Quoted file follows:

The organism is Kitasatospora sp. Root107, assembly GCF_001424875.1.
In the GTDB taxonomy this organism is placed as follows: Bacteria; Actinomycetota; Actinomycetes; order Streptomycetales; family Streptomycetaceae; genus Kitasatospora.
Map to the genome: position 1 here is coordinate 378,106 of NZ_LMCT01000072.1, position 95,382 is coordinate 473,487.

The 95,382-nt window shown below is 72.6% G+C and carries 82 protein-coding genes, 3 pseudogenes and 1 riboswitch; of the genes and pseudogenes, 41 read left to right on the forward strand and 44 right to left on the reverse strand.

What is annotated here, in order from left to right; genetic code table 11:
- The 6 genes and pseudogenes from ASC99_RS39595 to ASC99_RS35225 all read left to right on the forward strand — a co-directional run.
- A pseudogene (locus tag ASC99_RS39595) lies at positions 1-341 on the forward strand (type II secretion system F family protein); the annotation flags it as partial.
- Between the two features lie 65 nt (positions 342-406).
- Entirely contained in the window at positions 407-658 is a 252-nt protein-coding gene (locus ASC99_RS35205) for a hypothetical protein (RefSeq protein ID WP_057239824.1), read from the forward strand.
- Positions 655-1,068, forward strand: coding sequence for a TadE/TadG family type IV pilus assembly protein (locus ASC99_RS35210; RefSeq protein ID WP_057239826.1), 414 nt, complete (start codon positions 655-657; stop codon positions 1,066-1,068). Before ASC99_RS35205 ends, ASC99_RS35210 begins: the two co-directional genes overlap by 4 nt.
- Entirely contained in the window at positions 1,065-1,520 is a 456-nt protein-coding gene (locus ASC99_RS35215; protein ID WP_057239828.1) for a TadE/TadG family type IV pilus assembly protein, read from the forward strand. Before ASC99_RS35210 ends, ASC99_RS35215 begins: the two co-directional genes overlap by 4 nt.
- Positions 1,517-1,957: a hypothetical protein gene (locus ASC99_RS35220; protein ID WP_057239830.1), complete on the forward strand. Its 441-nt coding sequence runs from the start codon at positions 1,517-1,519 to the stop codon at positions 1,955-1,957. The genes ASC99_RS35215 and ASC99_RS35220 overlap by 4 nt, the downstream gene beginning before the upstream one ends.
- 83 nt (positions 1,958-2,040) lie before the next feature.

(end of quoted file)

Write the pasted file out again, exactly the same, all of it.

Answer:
The organism is Kitasatospora sp. Root107, assembly GCF_001424875.1.
In the GTDB taxonomy this organism is placed as follows: Bacteria; Actinomycetota; Actinomycetes; order Streptomycetales; family Streptomycetaceae; genus Kitasatospora.
Map to the genome: position 1 here is coordinate 378,106 of NZ_LMCT01000072.1, position 95,382 is coordinate 473,487.

The 95,382-nt window shown below is 72.6% G+C and carries 82 protein-coding genes, 3 pseudogenes and 1 riboswitch; of the genes and pseudogenes, 41 read left to right on the forward strand and 44 right to left on the reverse strand.

What is annotated here, in order from left to right; genetic code table 11:
- The 6 genes and pseudogenes from ASC99_RS39595 to ASC99_RS35225 all read left to right on the forward strand — a co-directional run.
- A pseudogene (locus tag ASC99_RS39595) lies at positions 1-341 on the forward strand (type II secretion system F family protein); the annotation flags it as partial.
- Between the two features lie 65 nt (positions 342-406).
- Entirely contained in the window at positions 407-658 is a 252-nt protein-coding gene (locus ASC99_RS35205) for a hypothetical protein (RefSeq protein ID WP_057239824.1), read from the forward strand.
- Positions 655-1,068, forward strand: coding sequence for a TadE/TadG family type IV pilus assembly protein (locus ASC99_RS35210; RefSeq protein ID WP_057239826.1), 414 nt, complete (start codon positions 655-657; stop codon positions 1,066-1,068). Before ASC99_RS35205 ends, ASC99_RS35210 begins: the two co-directional genes overlap by 4 nt.
- Entirely contained in the window at positions 1,065-1,520 is a 456-nt protein-coding gene (locus ASC99_RS35215; protein ID WP_057239828.1) for a TadE/TadG family type IV pilus assembly protein, read from the forward strand. Before ASC99_RS35210 ends, ASC99_RS35215 begins: the two co-directional genes overlap by 4 nt.
- Positions 1,517-1,957: a hypothetical protein gene (locus ASC99_RS35220; protein ID WP_057239830.1), complete on the forward strand. Its 441-nt coding sequence runs from the start codon at positions 1,517-1,519 to the stop codon at positions 1,955-1,957. The genes ASC99_RS35215 and ASC99_RS35220 overlap by 4 nt, the downstream gene beginning before the upstream one ends.
- 83 nt (positions 1,958-2,040) lie before the next feature.